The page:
Monday, January 22, 2007

CNN hearts grammar

As I was browsing the website for Senator Brownback's prayerful bid for the presidency, I came across an article on a podcast by "Grammar Girl", which, apparently, has been as high as number 2 on iTunes.

Here's an excerpt:
Who and whom: "Whom" refers to the object in a sentence, and "who" refers to a subject in a sentence. It's correct to say "Whom does Sarah love?" ("whom" is the object of Sarah's love) and "Who loves Sarah?" ("who" is the subject of the sentence). It can help to remember that the Rolling Stone's song "Who do you love?" is wrong.
This reminds me of my budding days as a grammarian when I -- with about two years of school English -- pointed out that Mick Jagger had to be the most satisfied man in the universe, since he could not get no satisfaction. Ah, the attractions of prescriptivism! ("Grammar girl" now also has a podcast on good manners and on "Quick and Dirty Tips for a Richer Life" -- something I guess no linguist has ever been asked to contribute to.)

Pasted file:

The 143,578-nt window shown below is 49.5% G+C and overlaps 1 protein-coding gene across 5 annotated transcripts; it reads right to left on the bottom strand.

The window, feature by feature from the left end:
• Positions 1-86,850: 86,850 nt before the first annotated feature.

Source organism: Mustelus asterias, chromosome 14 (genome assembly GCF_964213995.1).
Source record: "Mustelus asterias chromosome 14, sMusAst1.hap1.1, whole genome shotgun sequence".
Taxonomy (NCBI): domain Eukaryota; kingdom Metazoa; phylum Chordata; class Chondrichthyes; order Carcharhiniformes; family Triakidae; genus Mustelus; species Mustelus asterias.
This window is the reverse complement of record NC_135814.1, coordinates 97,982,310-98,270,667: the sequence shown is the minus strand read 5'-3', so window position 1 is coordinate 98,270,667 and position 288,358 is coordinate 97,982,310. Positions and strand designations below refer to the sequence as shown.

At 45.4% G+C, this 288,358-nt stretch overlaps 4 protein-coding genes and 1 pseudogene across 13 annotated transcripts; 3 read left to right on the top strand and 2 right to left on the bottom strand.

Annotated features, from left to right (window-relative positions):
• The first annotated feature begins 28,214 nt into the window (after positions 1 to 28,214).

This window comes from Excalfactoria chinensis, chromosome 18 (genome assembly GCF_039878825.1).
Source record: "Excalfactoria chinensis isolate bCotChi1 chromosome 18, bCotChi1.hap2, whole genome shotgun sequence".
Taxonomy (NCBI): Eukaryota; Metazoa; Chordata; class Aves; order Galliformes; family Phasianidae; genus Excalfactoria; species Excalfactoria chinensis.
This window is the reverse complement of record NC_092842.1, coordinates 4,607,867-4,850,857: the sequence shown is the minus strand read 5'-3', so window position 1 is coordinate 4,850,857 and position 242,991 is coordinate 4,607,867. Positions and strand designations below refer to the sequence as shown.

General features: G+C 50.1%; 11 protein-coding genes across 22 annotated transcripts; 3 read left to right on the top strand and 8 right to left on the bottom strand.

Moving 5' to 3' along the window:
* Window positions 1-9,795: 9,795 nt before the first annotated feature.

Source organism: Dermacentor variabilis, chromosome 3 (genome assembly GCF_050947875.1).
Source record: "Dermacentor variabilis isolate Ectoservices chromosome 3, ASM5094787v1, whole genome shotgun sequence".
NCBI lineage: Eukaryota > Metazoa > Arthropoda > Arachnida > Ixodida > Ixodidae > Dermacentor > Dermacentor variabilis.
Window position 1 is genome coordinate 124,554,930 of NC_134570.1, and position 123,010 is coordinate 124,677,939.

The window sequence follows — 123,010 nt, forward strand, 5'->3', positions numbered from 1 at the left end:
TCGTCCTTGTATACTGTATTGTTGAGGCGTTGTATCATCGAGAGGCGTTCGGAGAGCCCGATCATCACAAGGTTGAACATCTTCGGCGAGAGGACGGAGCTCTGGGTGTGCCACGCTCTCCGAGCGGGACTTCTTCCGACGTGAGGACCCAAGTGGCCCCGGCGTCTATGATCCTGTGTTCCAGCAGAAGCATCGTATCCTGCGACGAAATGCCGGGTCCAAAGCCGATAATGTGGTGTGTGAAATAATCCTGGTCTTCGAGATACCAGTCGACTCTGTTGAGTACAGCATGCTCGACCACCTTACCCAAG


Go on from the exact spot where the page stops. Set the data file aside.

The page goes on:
1 comment:

Anonymous said...

Thanks, great post. I just went to Grammar Girl's site and she conjugates 'to lay' and 'to lie' for in a little chart. She gives the past participle of the latter as 'lain'. Do many native speakers of American English say things like this:

"The cat has lain in the mud for hours."

That's her example. I could imagine a very formal context -- like writing a disssertation -- where you'd say that, but with a cat in the mud?